It's a common misconception that things such as lump sum payments "bump" you up into higher tax brackets. The increase in tax brackets only affects money earned beyond a cutoff point; it has no effect on the money earned up to that point.

If you withdraw money from an IRA and are over 59 1/2 years old there is no penalty; it is simply taxed as earned income. If you were to withdraw it all in one tax year it, no doubt, would increase your tax rate for some of the funds you withdrew. It would have no effect on the tax rate for your regular income. By splitting our withdrawals into two different tax years we were able to ensure that our tax rate only increased by one tax bracket and not two which would have been the case if all of the money had been withdrawn in one year.
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Old 03-28-2014, 05:35 PM   #6
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The advice you are getting here is worth what it is costing you. Call your CPA or tax guru.
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Old 03-28-2014, 06:37 PM   #7
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Been there-done that. If the IRA money you withdraw exceeds a certain amount it not only(in my case) puts you into a higher tax bracket, it makes 65% of your social security income taxable too(that percentage may be as high as 85%, depending on total income) We have a CPA firm do our annual taxes, that was their statement to us.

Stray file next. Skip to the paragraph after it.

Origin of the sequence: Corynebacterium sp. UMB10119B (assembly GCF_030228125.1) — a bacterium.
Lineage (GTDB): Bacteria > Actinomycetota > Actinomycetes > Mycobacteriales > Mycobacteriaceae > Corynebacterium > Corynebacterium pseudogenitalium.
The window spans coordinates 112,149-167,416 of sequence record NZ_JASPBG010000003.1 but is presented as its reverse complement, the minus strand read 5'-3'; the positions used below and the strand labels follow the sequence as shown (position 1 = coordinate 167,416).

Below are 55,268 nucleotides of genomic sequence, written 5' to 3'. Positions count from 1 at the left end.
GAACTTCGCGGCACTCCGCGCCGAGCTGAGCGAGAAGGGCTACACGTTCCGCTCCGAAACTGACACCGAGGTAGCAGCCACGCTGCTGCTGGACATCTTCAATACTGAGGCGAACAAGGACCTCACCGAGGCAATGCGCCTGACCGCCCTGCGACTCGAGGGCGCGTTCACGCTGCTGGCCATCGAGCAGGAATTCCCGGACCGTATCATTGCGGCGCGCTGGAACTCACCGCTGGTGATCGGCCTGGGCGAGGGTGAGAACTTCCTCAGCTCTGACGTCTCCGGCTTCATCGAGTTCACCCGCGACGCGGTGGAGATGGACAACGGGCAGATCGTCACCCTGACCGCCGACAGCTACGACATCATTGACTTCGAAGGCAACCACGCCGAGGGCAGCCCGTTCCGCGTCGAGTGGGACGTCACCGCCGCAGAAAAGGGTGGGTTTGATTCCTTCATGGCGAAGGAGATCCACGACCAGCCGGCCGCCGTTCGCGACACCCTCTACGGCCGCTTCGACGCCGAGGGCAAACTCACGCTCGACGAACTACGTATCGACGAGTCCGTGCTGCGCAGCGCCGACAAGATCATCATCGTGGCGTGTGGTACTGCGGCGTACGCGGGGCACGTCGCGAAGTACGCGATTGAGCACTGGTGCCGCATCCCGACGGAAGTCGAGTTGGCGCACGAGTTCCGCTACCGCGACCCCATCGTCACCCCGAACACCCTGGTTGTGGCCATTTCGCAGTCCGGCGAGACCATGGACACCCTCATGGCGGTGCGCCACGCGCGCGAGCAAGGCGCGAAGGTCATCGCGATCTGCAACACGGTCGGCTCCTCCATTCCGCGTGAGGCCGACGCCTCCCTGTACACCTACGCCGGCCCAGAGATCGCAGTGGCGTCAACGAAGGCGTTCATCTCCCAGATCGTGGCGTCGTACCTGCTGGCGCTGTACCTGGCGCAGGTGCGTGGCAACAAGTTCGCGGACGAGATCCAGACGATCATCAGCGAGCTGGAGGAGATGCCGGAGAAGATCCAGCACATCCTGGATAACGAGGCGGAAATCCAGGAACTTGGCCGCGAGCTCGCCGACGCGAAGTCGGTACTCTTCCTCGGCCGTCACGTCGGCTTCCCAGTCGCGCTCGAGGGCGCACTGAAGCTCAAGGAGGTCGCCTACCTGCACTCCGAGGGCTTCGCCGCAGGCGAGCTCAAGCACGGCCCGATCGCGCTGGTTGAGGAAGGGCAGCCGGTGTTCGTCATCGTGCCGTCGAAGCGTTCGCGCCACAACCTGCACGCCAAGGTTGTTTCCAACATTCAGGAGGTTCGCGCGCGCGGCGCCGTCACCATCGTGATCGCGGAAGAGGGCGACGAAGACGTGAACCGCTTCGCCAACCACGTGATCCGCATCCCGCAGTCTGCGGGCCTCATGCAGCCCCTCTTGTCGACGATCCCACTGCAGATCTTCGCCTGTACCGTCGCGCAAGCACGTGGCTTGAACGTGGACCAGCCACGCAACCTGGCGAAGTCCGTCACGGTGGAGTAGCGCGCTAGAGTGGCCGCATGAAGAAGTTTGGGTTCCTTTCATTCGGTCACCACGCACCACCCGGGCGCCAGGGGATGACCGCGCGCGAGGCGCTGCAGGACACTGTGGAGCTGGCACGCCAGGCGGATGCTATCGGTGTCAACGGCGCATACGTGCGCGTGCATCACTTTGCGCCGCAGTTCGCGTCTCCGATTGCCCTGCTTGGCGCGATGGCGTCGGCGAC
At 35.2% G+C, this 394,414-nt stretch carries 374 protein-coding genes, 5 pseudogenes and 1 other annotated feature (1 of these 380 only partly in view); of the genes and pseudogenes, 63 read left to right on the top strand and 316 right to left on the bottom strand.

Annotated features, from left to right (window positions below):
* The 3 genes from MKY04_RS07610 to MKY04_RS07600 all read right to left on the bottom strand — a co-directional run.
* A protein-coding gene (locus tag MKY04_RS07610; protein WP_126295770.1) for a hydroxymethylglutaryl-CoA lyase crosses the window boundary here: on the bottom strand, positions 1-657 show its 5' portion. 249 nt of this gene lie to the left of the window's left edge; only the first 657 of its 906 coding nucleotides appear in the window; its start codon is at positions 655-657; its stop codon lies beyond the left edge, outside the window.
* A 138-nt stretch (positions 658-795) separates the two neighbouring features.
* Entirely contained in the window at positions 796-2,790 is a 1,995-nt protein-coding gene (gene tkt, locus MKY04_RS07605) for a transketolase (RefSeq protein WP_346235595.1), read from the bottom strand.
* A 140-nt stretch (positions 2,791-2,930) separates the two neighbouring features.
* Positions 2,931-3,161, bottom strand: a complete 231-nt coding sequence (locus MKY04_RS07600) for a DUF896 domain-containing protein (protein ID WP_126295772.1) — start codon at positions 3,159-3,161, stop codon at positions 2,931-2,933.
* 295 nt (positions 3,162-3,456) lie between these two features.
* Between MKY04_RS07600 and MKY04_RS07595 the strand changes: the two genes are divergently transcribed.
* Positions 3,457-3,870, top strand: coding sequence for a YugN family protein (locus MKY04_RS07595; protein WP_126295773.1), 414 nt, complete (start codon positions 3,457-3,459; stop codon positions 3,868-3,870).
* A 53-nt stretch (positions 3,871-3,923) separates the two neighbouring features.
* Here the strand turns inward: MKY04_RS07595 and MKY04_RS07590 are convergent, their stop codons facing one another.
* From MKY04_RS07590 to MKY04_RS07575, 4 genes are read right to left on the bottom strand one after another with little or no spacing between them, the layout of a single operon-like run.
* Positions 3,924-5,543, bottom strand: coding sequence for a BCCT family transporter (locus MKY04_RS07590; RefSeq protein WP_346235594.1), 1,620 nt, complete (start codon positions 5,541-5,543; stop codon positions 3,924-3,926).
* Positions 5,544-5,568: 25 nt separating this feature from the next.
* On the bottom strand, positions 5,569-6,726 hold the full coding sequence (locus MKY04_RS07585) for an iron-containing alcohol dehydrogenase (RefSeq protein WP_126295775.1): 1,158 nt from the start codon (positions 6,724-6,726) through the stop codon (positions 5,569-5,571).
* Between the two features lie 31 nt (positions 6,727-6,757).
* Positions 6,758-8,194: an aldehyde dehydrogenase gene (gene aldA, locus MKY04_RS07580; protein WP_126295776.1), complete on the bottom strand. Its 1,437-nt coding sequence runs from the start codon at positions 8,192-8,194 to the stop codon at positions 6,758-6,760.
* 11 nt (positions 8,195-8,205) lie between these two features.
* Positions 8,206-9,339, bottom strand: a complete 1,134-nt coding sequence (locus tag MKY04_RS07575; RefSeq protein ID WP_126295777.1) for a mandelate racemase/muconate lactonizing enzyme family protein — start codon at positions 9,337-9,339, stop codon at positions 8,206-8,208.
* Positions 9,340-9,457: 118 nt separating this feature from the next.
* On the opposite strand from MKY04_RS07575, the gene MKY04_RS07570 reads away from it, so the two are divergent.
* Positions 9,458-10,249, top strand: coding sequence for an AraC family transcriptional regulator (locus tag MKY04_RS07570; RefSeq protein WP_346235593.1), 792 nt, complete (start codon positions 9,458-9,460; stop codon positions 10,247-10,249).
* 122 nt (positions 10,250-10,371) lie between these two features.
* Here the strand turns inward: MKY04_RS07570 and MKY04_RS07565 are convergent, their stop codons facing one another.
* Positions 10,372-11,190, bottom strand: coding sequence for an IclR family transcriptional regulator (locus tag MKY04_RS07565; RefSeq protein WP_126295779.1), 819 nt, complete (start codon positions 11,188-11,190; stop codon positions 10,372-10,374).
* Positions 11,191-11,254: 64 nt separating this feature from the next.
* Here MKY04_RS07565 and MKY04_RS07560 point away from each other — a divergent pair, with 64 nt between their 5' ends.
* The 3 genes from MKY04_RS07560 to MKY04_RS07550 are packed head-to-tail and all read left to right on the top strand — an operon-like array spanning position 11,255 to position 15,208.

The only way you will know what will happen in your specific circumstance is to consult an expert.
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Old 03-28-2014, 07:30 PM   #8
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As already mentioned, you will pay income tax on the withdrawal as ordinary income. We just sold some mutual funds in our joint account (non IRA) to finance paying for a lot in Florida. In our case this was a much better option because I do not wish to pay taxes on my withdrawal yet.
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Old 03-28-2014, 08:38 PM   #9
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There is one other option that you might consider. You could finance your purchase and then make withdrawals from your IRA to make the payments. If you itemize your deductions the increase in income could be somewhat offset by the interest you are paying on the RV loan. Now, this will NOT reduce the taxability of your social security, but this method may reduce your tax burden as compared to withdrawing from your IRA to pay for the RV. This method will also reduce the amount of Required Minimum Distributions you may need to take at age 70 and 1/2 in total, but not the percentage required to be withdrawn.
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Old 03-29-2014, 07:33 AM   #10